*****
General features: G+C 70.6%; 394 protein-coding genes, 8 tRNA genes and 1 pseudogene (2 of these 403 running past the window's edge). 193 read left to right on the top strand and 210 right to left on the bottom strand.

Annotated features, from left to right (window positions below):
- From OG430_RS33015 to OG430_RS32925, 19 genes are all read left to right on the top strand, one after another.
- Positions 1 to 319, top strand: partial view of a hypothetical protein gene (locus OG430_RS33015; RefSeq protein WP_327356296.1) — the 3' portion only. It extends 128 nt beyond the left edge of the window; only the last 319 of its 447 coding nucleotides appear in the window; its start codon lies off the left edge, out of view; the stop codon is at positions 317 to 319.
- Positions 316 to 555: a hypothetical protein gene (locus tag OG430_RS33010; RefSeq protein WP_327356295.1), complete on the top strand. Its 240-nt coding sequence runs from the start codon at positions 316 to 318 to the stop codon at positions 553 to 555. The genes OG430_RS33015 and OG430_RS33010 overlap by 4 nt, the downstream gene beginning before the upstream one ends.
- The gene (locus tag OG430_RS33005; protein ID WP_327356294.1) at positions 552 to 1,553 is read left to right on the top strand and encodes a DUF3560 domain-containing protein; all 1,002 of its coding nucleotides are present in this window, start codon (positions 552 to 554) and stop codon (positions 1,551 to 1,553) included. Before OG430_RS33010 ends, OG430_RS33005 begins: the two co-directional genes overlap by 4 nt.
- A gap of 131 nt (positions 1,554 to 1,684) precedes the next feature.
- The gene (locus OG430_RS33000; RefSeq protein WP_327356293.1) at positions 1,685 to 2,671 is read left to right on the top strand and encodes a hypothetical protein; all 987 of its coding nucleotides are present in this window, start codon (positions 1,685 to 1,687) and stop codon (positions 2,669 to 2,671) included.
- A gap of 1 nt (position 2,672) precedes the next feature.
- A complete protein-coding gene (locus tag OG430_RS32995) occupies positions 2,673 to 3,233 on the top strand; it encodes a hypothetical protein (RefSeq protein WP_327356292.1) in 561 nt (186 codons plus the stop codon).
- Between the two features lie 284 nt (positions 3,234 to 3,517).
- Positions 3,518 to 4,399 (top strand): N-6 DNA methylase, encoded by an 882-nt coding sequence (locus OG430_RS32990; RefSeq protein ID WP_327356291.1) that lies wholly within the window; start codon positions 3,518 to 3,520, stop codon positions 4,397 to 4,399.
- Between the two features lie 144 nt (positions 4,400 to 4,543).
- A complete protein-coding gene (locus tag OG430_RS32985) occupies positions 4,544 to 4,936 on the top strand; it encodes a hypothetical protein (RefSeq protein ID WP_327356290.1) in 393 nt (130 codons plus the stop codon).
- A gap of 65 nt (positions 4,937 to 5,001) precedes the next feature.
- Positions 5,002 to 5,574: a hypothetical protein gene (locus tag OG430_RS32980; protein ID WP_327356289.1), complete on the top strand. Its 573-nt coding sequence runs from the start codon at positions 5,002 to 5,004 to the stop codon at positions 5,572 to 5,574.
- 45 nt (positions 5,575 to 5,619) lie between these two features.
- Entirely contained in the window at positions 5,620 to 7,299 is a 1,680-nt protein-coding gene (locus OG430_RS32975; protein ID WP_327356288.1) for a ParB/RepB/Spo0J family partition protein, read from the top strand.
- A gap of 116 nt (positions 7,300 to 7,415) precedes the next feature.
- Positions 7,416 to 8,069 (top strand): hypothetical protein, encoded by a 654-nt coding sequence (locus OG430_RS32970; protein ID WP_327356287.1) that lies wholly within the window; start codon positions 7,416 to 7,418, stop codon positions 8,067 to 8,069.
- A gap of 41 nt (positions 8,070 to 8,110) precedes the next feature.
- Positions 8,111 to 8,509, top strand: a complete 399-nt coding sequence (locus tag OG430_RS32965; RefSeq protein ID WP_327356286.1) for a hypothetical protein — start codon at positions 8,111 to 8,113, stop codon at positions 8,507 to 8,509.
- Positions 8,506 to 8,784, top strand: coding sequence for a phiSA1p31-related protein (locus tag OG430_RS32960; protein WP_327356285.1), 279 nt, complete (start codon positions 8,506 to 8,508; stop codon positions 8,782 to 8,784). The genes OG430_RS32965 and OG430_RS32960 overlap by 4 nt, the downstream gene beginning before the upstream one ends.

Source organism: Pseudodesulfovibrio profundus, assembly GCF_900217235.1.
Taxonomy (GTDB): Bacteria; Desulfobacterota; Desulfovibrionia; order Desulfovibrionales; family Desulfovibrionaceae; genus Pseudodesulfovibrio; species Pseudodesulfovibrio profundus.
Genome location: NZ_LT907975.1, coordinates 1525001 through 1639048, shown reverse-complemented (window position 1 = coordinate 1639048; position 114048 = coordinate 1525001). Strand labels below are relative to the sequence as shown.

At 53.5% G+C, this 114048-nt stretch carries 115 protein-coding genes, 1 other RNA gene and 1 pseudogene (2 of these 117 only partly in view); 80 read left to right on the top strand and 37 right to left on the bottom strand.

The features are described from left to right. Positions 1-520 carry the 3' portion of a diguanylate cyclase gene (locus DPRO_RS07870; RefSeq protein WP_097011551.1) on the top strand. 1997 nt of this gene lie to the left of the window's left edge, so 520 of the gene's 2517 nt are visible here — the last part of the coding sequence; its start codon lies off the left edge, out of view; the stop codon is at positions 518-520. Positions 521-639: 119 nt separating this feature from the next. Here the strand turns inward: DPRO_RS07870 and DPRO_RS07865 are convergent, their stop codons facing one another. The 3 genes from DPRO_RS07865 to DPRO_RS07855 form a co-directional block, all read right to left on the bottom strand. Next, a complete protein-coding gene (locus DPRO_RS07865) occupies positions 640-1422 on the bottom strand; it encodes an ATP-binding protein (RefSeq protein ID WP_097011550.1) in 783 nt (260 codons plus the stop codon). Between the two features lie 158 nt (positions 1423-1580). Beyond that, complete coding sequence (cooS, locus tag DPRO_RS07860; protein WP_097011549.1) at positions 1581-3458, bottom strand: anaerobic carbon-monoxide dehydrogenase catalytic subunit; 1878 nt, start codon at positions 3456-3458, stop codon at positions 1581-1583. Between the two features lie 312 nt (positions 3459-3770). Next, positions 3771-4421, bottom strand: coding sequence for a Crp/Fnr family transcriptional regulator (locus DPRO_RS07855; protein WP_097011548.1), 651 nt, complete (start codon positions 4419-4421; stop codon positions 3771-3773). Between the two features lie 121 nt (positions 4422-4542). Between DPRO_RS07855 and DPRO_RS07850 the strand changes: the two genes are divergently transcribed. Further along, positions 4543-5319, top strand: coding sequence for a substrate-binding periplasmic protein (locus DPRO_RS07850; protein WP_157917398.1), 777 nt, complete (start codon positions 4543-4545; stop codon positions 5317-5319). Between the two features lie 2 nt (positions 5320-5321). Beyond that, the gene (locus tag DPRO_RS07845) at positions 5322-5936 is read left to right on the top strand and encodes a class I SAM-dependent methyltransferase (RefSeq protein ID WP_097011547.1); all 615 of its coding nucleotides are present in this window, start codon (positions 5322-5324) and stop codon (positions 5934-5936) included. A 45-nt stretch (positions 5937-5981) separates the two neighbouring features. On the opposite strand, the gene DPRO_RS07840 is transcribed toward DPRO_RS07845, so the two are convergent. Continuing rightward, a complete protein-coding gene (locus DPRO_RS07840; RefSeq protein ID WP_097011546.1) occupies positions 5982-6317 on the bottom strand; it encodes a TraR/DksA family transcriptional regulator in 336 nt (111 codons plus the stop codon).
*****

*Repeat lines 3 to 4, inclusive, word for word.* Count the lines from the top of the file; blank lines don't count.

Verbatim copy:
- From OG430_RS33015 to OG430_RS32925, 19 genes are all read left to right on the top strand, one after another.
- Positions 1 to 319, top strand: partial view of a hypothetical protein gene (locus OG430_RS33015; RefSeq protein WP_327356296.1) — the 3' portion only. It extends 128 nt beyond the left edge of the window; only the last 319 of its 447 coding nucleotides appear in the window; its start codon lies off the left edge, out of view; the stop codon is at positions 317 to 319.